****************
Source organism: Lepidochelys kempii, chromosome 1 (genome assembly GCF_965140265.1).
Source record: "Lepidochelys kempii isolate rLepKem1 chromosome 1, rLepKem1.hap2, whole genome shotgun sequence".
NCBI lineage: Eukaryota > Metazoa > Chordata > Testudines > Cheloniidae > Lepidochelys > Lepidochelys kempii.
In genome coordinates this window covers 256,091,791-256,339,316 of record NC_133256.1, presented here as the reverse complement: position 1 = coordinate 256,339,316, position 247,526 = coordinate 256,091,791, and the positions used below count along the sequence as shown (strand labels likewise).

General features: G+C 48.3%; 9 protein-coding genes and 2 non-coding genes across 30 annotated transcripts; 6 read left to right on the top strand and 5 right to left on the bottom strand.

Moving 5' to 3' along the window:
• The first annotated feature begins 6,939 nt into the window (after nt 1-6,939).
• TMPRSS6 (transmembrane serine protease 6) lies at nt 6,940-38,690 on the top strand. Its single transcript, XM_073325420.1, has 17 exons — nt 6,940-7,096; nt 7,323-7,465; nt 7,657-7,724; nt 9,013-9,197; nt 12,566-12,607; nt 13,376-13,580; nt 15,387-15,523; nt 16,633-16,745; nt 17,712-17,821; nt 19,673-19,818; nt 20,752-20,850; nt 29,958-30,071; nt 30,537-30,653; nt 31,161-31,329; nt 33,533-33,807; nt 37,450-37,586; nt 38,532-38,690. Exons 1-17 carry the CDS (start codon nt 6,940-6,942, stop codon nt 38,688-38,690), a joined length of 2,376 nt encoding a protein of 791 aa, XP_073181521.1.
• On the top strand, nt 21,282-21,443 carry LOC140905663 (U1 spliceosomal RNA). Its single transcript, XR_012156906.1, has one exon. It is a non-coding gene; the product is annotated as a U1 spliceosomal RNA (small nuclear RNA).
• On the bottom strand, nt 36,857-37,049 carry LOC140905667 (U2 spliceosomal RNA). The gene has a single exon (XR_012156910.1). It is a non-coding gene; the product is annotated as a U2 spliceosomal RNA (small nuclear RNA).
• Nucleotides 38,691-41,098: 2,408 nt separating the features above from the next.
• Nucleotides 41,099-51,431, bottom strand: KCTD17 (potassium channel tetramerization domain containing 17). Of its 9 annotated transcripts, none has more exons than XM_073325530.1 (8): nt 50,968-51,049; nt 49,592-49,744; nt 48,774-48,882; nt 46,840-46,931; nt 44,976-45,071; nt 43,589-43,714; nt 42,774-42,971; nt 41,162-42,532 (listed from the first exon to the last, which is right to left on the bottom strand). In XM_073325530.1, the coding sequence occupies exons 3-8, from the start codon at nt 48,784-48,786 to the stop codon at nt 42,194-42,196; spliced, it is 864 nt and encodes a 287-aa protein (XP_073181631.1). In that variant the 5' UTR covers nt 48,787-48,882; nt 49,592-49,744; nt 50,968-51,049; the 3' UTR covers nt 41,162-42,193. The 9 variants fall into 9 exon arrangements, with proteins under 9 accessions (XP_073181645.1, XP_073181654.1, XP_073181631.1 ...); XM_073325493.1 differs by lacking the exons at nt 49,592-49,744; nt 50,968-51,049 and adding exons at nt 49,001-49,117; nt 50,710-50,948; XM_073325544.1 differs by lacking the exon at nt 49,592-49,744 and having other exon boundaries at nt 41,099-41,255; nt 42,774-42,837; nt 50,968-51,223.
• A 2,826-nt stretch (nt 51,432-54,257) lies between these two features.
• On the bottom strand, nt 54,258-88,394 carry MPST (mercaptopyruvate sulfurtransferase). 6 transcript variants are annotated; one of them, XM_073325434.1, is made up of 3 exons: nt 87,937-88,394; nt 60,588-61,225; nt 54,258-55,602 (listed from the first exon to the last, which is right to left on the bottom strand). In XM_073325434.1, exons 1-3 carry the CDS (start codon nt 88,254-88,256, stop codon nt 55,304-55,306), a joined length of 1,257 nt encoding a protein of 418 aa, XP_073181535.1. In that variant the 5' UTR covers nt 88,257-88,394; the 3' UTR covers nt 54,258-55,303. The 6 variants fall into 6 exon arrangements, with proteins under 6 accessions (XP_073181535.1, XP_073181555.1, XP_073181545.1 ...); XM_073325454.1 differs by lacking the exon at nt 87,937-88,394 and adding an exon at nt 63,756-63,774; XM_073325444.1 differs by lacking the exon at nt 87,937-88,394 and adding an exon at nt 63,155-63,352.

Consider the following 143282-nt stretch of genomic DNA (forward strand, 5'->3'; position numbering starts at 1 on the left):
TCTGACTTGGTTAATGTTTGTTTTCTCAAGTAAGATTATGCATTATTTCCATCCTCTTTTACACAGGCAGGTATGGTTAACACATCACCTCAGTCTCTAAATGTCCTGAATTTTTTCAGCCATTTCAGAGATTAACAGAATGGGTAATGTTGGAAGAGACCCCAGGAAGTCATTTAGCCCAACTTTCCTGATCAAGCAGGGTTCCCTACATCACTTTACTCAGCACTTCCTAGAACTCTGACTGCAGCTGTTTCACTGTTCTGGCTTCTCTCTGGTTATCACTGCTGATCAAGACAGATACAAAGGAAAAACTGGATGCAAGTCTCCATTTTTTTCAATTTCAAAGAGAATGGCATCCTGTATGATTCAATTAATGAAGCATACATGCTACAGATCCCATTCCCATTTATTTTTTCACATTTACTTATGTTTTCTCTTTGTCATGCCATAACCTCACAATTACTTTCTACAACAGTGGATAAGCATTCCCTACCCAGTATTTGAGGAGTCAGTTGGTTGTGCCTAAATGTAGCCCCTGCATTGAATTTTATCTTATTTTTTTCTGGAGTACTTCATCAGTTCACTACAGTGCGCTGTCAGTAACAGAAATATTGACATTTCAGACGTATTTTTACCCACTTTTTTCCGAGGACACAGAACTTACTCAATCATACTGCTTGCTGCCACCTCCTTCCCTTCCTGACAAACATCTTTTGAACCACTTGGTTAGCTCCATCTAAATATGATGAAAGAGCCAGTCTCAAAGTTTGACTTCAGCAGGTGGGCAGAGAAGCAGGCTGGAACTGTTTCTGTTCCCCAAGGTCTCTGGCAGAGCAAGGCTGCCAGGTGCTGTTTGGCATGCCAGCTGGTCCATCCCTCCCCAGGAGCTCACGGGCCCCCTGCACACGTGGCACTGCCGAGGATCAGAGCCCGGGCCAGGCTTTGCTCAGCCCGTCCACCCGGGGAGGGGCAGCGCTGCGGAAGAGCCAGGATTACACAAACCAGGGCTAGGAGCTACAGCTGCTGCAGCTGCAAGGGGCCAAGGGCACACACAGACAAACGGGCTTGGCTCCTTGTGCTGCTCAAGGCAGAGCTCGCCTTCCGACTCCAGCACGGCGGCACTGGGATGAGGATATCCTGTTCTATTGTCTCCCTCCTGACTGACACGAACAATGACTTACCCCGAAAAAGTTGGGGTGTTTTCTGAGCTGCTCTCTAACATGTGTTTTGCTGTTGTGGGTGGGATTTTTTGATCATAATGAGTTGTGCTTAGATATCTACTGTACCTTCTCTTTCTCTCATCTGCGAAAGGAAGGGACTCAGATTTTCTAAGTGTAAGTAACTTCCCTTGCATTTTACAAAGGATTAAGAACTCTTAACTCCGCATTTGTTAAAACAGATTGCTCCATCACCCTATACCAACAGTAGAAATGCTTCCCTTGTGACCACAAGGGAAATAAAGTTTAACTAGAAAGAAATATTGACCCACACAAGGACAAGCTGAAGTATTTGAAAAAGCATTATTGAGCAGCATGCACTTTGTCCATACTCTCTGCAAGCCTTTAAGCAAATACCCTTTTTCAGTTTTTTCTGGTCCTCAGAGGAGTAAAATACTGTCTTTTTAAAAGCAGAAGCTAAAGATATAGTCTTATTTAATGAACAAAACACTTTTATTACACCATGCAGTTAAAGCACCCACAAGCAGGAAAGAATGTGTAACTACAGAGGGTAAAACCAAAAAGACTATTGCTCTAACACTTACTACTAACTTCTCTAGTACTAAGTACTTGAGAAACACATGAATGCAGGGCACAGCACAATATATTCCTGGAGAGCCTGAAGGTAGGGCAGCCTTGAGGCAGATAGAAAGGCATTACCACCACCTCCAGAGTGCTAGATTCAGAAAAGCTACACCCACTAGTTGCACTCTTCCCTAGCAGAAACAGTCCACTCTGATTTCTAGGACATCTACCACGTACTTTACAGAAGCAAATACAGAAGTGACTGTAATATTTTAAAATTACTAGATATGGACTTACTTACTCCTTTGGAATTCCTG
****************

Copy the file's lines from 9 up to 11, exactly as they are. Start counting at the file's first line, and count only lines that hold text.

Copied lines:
• On the top strand, nt 21,282-21,443 carry LOC140905663 (U1 spliceosomal RNA). Its single transcript, XR_012156906.1, has one exon. It is a non-coding gene; the product is annotated as a U1 spliceosomal RNA (small nuclear RNA).
• On the bottom strand, nt 36,857-37,049 carry LOC140905667 (U2 spliceosomal RNA). The gene has a single exon (XR_012156910.1). It is a non-coding gene; the product is annotated as a U2 spliceosomal RNA (small nuclear RNA).
• Nucleotides 38,691-41,098: 2,408 nt separating the features above from the next.